Contextual Perspectives on Geographical Thought: Gillman of Tanganyika (1882-1946) by Dr. B.C. Hoyle: Discussion Paper no.19, Department of Geography, University of Southampton, 1983: 25pp.: 75p.
This short paper is intended to be the forerunner of a major study of Clement Gillman’s life and work. Engineer, cosmopolitan, explorer and practical geographer par excellence, Gillman’s 40 years of scientific exploration and practical administration span the whole period of the modern development of Tanganyika to the end of World War Two. He was particularly associated with railway development, but his pervasive interests in hydrology and environmental issues placed him in the front rank of those who both contributed to and drew intellectual support from the newly developing field of academic geography.
Anyone with an interest in modern developmental problems in the Third World is bound to admire and value the considerable achievements of such a pioneer geographer. It is a tribute to Brian Hoyle’s enthusiasm and perception that he should have chosen to write so well and so carefully about such a figure. In his own writing he shows the same qualities which he attributes to Gillman, i.e., ‘meticulous observation’ and ‘accurate recording of facts’ as well as a capacity to enliven these facts with comment and intelligent interpretation. We should all look forward to the fuller and no doubt definitive work which will follow. It is perhaps appropriate to conclude this short note with Brian Hoyle’s own summary at the end of his paper on Gillman himself:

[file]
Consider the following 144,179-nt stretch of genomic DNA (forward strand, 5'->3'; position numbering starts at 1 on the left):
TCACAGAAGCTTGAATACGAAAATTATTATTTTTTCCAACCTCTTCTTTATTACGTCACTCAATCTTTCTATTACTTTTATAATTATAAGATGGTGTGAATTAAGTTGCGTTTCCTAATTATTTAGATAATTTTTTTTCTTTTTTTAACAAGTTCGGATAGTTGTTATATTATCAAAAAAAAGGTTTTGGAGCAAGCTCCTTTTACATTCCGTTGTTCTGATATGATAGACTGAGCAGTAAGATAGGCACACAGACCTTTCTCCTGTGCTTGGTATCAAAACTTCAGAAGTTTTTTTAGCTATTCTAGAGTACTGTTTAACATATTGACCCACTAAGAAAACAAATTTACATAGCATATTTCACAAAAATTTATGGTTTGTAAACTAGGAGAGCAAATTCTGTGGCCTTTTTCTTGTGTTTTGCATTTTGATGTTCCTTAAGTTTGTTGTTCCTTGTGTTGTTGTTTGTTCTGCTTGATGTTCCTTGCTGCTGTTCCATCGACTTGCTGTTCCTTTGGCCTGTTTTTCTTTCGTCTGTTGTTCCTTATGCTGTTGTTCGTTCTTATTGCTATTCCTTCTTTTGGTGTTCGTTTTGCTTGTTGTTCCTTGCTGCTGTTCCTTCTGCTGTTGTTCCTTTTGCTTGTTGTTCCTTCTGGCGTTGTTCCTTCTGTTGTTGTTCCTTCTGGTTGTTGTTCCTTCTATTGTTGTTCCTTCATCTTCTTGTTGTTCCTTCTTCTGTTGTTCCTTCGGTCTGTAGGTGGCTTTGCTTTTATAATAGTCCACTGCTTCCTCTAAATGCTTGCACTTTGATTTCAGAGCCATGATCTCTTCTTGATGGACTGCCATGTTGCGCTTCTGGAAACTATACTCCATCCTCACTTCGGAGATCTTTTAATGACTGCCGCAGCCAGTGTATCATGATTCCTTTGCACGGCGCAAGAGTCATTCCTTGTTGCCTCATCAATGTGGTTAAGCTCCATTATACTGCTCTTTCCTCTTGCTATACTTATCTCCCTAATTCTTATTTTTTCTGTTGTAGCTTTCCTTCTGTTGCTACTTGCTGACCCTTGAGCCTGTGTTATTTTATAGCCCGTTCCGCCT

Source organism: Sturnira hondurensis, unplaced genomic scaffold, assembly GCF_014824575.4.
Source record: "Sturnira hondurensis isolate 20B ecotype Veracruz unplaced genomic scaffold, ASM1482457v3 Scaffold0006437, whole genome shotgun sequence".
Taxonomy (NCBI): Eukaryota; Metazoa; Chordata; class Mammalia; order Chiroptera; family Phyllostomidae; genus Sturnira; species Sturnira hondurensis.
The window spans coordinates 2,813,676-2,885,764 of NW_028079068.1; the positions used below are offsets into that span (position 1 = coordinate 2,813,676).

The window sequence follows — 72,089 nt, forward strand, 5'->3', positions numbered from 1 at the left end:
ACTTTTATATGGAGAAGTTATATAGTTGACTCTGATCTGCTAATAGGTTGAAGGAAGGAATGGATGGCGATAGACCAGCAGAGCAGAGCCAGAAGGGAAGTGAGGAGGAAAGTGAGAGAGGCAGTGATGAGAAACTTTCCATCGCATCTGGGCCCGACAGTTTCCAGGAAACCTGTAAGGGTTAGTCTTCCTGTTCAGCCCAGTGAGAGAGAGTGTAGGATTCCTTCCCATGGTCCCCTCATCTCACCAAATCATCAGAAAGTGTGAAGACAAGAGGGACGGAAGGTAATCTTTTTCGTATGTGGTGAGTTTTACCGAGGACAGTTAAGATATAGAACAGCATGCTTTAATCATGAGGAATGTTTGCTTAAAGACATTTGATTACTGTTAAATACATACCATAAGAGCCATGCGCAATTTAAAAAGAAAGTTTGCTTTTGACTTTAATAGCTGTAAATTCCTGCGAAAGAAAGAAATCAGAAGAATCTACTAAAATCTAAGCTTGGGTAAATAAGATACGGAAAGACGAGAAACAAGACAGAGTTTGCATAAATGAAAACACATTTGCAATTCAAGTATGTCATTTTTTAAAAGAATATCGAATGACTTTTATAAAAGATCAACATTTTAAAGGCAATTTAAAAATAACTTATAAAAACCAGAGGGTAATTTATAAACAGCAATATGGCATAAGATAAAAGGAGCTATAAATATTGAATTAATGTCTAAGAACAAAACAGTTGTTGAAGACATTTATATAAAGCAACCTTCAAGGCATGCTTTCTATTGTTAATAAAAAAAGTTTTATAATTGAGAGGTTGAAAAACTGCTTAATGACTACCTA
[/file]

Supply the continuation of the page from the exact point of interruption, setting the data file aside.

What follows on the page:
‘He was clearly a man of strongly-held and forcefully-expressed opinions, a man who was widely admired, but whom some must have found a constant source of irritation; a man whose agnosticism set him apart from many in his community; and whose internationalism received a cool reception during the rampant nationalism of the two World Wars. Yet in the last analysis he was a man of tremendous drive and enthusiasm, of vast experience and wise counsel, and a pioneer to whom all concerned with modern development planning in East Africa today owe a considerable debt.’
(1) see ‘The Informal Sector and Peripheral Capitalism’ by Manfred Bienefeld: Institute of Development Studies Bulletin 6.3